Climate change makes it imperative for us to phase out fossil fuels as quickly as possible. When it comes to finding alternatives, the forest already has a key role to play. Many houses are being converted from gas-based heating to wood pellet heating, and the ecologist Tord Snäll from the Swedish University of Agricultural Sciences is convinced that forests and their use will become even more important in the future: “If we want to produce the same amounts of energy and discard one source, we will have to replace it with something else.” The effects of increased forest use are difficult to predict. – One thing is certain: an increase in intensive forestry goes hand in hand with a reduction in biodiversity, which has far-reaching effects.
Simulating this complex situation is the goal of joint international research under Tord Snäll’s coordination. One of the participants is the International Institute for Systems Analysis IIASA, based in Laxenburg near Vienna. Their contribution is funded by the Austrian Science Fund FWF. The aim is to make forecasts of forest use and its impact on biodiversity and human well-being for the next one hundred years.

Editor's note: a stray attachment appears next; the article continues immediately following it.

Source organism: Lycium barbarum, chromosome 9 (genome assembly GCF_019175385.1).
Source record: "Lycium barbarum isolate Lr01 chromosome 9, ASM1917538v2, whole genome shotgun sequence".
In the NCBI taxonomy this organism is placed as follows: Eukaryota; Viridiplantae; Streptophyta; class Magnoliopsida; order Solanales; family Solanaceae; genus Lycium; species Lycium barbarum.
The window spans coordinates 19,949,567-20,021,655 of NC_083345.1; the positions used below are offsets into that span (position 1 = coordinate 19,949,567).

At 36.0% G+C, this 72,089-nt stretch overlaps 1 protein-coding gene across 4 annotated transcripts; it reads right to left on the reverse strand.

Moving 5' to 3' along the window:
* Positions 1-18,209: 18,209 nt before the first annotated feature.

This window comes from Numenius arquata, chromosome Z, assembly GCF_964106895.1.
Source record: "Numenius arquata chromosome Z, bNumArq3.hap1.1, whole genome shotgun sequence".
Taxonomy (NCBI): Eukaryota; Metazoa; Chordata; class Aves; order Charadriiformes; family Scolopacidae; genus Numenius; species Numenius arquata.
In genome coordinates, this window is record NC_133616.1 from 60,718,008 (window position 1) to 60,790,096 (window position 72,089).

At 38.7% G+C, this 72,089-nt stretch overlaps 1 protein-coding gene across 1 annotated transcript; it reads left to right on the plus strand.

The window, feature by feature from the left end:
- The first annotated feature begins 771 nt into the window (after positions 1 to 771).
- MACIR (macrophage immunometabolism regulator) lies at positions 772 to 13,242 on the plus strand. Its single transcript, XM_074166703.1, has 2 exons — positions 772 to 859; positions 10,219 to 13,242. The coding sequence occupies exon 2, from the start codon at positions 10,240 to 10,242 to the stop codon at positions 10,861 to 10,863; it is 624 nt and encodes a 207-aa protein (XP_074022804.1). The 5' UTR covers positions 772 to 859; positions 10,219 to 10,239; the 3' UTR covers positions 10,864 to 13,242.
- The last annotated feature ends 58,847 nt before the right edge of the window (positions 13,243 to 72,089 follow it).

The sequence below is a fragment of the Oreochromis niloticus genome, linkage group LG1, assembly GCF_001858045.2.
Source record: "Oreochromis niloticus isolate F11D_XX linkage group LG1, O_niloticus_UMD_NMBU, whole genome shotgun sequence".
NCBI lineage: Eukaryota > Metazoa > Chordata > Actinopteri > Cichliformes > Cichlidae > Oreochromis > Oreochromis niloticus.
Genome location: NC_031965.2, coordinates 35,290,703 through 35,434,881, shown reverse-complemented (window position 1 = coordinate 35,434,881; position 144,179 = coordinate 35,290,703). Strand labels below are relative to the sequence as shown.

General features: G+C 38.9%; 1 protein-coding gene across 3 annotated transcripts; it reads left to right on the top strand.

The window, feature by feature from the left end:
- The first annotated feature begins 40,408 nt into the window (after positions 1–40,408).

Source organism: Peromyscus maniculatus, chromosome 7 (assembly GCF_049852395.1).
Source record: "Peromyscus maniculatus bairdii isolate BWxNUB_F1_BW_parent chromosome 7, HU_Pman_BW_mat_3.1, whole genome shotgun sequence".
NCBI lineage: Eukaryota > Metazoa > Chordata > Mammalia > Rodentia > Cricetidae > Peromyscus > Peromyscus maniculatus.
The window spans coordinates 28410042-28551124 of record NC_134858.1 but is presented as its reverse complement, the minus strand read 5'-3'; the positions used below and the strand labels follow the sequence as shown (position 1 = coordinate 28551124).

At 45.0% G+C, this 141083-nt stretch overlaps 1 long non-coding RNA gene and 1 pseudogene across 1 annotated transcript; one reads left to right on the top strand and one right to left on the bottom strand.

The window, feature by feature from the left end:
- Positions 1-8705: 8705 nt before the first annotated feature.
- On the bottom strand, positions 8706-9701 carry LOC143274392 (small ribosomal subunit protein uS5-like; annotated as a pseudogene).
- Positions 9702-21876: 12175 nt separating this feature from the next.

The rich diversity of beetles
Making precise forecasts for such long periods of time is a challenge fraught with great uncertainty. One possible approach is to run through different scenarios and make comparisons between them. For this purpose, the project team is investigating how forest use changes when the overall system is optimised from very different angles. “We explore what the world will look like if the focus is on maximum profit, on the greatest possible biodiversity, or on human well-being,” Snäll explains.